When the Lilies Turn Orange (Chapter 1)

When the Lilies Turn Orange (Chapter 1)

A Chapter by Raven Held











Shame and love have more things in common that people think.

The deeper you sank into them, the further you drifted away from yourself and the world.

And the further you drifted, the happier you were being isolated from humanity.

And the happier you were away from everyone else, the more willing you became to set fire to whatever bridges that served as relics to life before the reclusion set in.

And when you finally realised how far out you’ve swam, suddenly, you start trapping water, hoping to dog-paddle back to shore as fast as possible – before the immensity of it all consumed you whole.

Back then being an island on our own didn’t seem like such a bad idea. But later, when things started spinning, I found that I had no-one I could hold on to lest I got swept away. As such, I began riding the wind, spiralling in that vortex, waiting, hopefully, to finally get spit out, so I can touch solid ground again.




Of course, you could say I brought it all upon myself. It is a perfectly established stand. But cut me some slack; how was I supposed to know?

“Ignorance is never an excuse for anything; in fact, ignorance is inexcusable, but to give excuses is a sign of ignorance.” That’s probably what my dad would say. He’s big on all the preachy stuff. He may seem to be riding the same wavelength as the times, but everyone knows his mind is a big-time conventionalist’s. At least, to his kids, he is. To his patients, he’s all, “Let’s pretend we’re in Laura’s mind for one moment; what do you think she’ll be thinking?”

When dad tries to use his psycho-analysis method to sort out domestic conflicts, everyone will shut their eyes. Dad really shouldn’t have told us that little titbit about our eyes being windows to our minds. There was once when he caught my brother Dean surfing the Net, shopping for motorbikes.

“I swear, dad, it’s for a class project!” Dean had said, his eyes wide as a moon on a cloudless night. It was a stupid lie – even I can think of something better – but Dad stared right back and replied calmly, “If I see you blowing your savings on a Harley, you’re coming for therapy sessions with me for a month. I don’t care if you’re considered an adult by then.”

Blowing his savings on a Harley was exactly what Dean was planning to do when he was twenty-one. And since then, everyone knew better than to stare unblinkingly at dad when they were fibbing blatantly.

While dad was the more, “Do you want to talk about it?” kind, mom was the exact opposite. It’s always been a mystery how the two of them could fall in love. While dad was level-headed and methodological in solving problems that tangled up the mind, Mom was vivacious and romantic, starry-eyed and wildly imaginative. She started out as a poet, hoping to earn some money by publishing a book of her compiled poems. Which was plain stupid, as dad never failed to add. “Everyone knows you can’t keep yourself alive writing poems. It’s completely impractical.”

That was precisely what my mom was. She saw the world framed with curlicues and flowers with butterflies flitting about, and cried everytime she watched The Phantom of the Opera, although I really don’t understand what’s so sorrowful about it. Mom says the Phantom suffers discrimination for something he couldn’t really help, and later still had to endure a betrayal from the woman he loved. Whatever. I have always rooted for Raul, and will always root for him.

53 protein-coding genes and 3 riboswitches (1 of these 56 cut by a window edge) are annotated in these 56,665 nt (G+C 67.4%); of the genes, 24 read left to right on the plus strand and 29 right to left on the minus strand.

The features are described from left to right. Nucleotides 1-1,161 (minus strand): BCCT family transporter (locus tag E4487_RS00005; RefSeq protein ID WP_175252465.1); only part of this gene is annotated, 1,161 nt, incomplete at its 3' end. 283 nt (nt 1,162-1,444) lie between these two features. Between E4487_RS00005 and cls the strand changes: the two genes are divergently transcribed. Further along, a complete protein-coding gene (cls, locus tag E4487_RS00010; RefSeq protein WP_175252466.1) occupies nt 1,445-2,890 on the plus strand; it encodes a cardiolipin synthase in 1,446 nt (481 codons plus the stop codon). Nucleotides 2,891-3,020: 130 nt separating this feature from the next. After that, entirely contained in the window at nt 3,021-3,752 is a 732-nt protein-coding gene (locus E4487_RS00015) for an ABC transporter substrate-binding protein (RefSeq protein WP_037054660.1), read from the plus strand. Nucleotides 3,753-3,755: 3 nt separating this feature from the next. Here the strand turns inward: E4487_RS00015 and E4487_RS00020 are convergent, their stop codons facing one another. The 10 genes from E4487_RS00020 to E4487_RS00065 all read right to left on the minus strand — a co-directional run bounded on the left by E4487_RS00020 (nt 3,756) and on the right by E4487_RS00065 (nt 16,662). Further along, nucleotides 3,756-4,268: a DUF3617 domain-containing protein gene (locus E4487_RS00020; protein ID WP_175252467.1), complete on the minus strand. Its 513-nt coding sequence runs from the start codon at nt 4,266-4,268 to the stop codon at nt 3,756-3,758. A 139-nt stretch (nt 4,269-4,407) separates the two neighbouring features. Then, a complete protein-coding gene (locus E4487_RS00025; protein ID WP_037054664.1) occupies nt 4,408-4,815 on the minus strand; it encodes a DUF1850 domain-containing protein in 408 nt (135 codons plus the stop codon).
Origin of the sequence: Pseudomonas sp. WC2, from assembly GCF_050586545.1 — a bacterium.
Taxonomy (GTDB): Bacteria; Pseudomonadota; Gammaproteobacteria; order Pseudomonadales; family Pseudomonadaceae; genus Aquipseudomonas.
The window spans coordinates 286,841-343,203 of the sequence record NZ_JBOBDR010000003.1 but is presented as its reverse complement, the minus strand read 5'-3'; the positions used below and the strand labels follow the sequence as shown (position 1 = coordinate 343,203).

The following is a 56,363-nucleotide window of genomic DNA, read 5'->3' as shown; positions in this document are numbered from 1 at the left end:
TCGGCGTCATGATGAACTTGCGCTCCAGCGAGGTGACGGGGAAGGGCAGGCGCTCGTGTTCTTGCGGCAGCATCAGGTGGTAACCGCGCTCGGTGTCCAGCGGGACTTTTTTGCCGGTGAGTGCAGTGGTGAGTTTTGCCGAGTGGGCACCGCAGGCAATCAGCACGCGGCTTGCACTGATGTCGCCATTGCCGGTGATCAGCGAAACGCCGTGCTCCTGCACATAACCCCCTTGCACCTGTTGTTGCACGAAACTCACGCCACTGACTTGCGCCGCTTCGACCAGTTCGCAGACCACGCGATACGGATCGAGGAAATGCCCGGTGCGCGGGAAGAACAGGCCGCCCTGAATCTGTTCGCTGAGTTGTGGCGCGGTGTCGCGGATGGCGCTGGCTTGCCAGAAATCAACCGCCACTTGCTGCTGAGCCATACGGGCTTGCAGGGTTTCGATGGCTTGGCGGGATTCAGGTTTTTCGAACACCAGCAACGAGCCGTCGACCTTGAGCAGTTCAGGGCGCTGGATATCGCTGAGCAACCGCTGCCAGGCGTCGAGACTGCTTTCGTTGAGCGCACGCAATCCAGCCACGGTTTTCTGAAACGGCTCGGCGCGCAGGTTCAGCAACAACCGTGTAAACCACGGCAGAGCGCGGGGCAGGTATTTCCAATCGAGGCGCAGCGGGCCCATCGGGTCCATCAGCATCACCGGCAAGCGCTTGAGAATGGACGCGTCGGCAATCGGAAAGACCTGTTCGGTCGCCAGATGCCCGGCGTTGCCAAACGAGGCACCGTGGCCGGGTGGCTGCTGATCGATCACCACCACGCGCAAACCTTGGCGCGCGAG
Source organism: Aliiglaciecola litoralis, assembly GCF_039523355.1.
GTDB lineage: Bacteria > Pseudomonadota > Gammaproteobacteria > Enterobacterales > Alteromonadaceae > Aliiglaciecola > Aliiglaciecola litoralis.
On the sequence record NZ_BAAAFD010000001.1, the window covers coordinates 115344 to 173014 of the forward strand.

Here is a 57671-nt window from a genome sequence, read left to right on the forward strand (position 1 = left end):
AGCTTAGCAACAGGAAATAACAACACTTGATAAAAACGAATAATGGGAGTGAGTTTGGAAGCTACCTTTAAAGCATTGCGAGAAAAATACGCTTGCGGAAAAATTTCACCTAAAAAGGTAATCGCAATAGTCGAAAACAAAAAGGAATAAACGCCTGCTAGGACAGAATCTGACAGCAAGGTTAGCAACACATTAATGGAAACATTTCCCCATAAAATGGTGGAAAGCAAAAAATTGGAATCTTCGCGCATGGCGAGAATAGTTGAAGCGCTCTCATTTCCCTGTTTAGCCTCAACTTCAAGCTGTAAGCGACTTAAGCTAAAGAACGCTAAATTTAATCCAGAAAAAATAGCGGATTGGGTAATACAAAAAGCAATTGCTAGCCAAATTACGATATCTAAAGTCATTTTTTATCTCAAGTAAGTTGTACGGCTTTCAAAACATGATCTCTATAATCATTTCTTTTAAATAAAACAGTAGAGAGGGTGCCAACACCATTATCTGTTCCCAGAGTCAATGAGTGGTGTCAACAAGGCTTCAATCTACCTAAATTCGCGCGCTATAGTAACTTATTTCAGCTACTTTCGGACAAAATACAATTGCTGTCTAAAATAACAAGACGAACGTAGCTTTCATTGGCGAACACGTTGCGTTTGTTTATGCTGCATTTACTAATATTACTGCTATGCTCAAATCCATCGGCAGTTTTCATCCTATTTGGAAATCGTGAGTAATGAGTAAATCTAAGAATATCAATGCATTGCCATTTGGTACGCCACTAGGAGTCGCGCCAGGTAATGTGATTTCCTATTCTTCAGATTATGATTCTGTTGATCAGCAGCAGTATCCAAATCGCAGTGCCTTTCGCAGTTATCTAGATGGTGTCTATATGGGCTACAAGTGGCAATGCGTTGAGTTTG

Mom always argued with dad’s level-headed theories by saying, “Passion can keep a man drowning in desperation afloat.”

“Yeah, but not before it drowns the man itself,” dad would scoff. You’d wonder how they ever decided to get married.

Mom’s not a full-time poet anymore, though she does pen a couple a day from time to time. She’s up to her eyes now with the nursery. It started three years ago, when, after five years of devoted study to flowers and their secret language, she decided to open a nursery. Dad thought it wouldn’t last a year, but three times in a row, mom’s had the last laugh.

She tried to teach us about her latest passion too. “The language of flowers,” she said, her eyes sparkling, “is a way of writing a coded message to someone. It began in the Victorian era and it lets you express feelings that you can’t put in words.”

“If that person doesn’t get the code, then how are they supposed to know what the other person wants to say?” Dean asked. You could see him logically trying to work out mom’s theory. He’s very much like dad in that way.

“That’s why I’m teaching you now.”

“You’re teaching your son about flowers?” Dean asked. “Seriously, mom. I don’t think the chicks won’t be too impressed about my knowledge of flowers.”

“Don’t call us chicks,” I objected.

“I didn’t call you one.”

“I know they’ll be more impressed by your knowledge of flowers than by your cringe-worthy pickup lines,” mom said. Which was true.

I guess mom kind of had me fascinated with all that romanticism stuff too. I went around imparting my knowledge about flowers to my friends like mom had with us. And on Valentine’s Day and Friendship Day and even Labour Day, mom and I would go about the entire neighbourhood and place a stalk of daisy or a bunch of iris on their doorstep. Once, mom even tried to create a ‘Flower Remembrance Day’ on 5 May, but it never quite caught on. Everyone, except those warm old ladies at the Beaming Rose Home for the Elderly, found it utter nonsense. Dad had quite a laugh over that, very much to mom’s indignance.